hhusseyy.com | personal
archive,paged,tag,tag-personal,tag-123,paged-6,tag-paged-6,ajax_fade,page_not_loaded,,select-theme-ver-3.2.1,wpb-js-composer js-comp-ver-4.12,vc_responsive
Screen Shot 2016-10-13 at 15.12.01

Project Portrait: Day 85

Day 85 of Project Portrait. This one is a bit of a special day for me. I’ve been reading a lot about old photo techniques and how they generated these incredible looks and feels, but were abandoned for their complexity and use of dangerous chemicals like cyanide and mercury. One such technique is wet plate collodion. Photos taken via this process were known for the incredible levels of detail they created and the amazing colour palette that no other photographic process seemed to be able to recreate. Well, I’ve been quietly obsessed with these images and so I set out to try and create one myself, and this is it. Now, I have to disclose I couldn’t find the right chemicals and or the space to do it for real, so I’ve spent hours trying to learn how to do it in Photoshop. Some might say it’s cheating but for me the act of learning techniques that would previously be unavailable to me are all part of this project I embarked upon months ago. So I took a portrait I took of the lovely Matt Verity and turned it into a wet plate collodion version. It looks like he’s been painted in silver. I hope y’all like it as much as I did creating it.

Screen Shot 2016-10-13 at 14.34.07

Project Portrait: Day 84

Day 83 of Protect Portrait. Next up we have Marcel Kalveram, a software developer who works at Hanno with Matthew Lenzi and Laïla von Alvensleben. Marcel has spent a few days at The Hatch using one of our spare desks. When I mentioned to him the idea of taking his picture I immediately thought about how transient communal workspaces can be. At The Hatch there have been dozens of people who have come and go, using a desk for a day and then disappearing. Marcel is based in Valencia and I imagine this might be the only time I meet him. For this portrait I wanted to try and convey a sense of how transient London can be sometimes. So I got Marcel to walk past the lens, to suggest two people passing without really knowing one another. It’s a feeling you get dozens of times living in a big city. The grey tones are well, if you’ve ever spent any time in London that colour is everywhere.

Screen Shot 2016-10-13 at 14.31.55

Project Portrait: Day 83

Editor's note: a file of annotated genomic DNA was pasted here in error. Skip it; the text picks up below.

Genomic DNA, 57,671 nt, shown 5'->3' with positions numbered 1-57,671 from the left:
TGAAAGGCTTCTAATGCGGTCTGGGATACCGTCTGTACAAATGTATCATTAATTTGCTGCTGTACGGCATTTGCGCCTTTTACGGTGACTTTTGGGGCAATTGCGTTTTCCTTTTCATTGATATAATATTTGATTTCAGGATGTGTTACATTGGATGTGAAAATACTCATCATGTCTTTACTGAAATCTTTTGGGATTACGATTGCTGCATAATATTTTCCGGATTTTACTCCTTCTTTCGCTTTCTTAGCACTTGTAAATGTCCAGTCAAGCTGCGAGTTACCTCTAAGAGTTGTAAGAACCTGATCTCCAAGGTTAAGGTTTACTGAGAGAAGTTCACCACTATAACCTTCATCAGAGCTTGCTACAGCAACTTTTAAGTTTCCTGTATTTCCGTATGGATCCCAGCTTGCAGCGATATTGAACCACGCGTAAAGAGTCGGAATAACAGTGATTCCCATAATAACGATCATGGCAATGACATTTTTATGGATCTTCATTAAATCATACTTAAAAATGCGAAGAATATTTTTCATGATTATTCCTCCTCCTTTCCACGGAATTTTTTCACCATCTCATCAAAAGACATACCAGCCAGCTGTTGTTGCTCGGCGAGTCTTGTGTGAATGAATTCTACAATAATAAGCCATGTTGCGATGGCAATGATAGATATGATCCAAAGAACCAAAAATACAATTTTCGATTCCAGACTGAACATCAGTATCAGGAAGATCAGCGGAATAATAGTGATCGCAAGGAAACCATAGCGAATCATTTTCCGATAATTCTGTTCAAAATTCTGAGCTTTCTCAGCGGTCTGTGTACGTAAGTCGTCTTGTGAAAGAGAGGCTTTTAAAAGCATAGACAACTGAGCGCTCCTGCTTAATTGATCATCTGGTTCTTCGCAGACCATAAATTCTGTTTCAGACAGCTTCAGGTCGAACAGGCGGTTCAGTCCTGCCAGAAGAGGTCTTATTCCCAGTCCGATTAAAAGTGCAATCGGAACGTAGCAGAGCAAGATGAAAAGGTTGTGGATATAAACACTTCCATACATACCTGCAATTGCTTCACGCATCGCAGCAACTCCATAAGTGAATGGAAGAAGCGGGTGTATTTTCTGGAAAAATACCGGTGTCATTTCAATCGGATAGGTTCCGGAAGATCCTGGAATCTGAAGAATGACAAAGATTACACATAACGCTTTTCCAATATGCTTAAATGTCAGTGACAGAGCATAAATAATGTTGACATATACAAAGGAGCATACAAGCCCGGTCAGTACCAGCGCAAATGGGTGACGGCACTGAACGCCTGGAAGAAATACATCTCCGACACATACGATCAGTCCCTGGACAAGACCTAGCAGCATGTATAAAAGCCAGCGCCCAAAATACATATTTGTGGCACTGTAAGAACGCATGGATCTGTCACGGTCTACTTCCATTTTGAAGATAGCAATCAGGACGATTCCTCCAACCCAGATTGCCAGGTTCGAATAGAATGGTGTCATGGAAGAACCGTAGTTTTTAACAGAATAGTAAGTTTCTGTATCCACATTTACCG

Day 82 of Project Portrait. Next up we have the awesome Grace Probyn (the only Grace Probyn on Facebook, so I’ve been told). Grace has just started working with Nana Wereko-Brobby at Social Concierge. The first thing Grace said to me when we went to shoot this photo at The Hatch was, “I absolute hate having my photo taken.” But of all the people who have said that to me (which is most) the camera seemed to love taking pictures of Grace. When I wasn’t trying to get her to ‘squinch’ – a weird halfway house between squinting and not – she had this amazingly deep gaze that just jumps out of the photo as I hope you can see below. She also told me this incredible story about how she was an au pair to a mob family in Chicago which immediately got me thinking of British nanny stereotypes and this idea of us Brits (can you believe it eh?) being the epitome of class of sophistication (at least in some American circles). I wanted to try and bring out that idea of Grace being the quintessential child carer in the eyes of her former employers. A hark bark to the ideas of good manners and excellent elocution. This photo is a nod to those more proper times via the side profile and pale, gentle lighting.

Screen Shot 2016-10-13 at 14.29.58

Project Portrait: Day 82

Day 82 of Project Portrait. Next up we have Tom Nurse, an editorial UX designer at the BBC. Same as Emily Mags. I managed to grab Tom on his lunch break outside the Beeb’s new broadcasting house. If you look carefully at the wall behind, the black holes are actually outlines of sea shells that were in the original rock where the stone was mined. ANYWAY, I haven’t had much chance to speak with Tom, but what I do know of him is that he’s a bit of a genius when it comes to all things UX and he’s always on hand to help out anyone on his team if there’s a problem that needs fixing. Given that, this photo is my attempt to gently reflect that.

Screen Shot 2016-10-13 at 14.28.31

Project Portait: Day 81

Day 81 of Project Portrait, and my first of 2016! It’s been a while I know. With this new job and the general stresses of being a human in London I think I needed some time off from everything, including taking photos. But now I’m back. To kick things off here’s the lovely Victoria Lynn. Victoria is an actress and a former gymnast. She was also helping out Nana Wereko-Brobby with a few bits and pieces for Social Concierge so I managed to grab five minutes of her time. It was one of those windswept days that we all love and loathe so I wanted to try and use that instead of fighting against it. Plus Victoria had an excellent coat that I wanted to use against the cool blue shutters behind.

Screen Shot 2016-10-13 at 14.23.14

Project Portrait: Day 80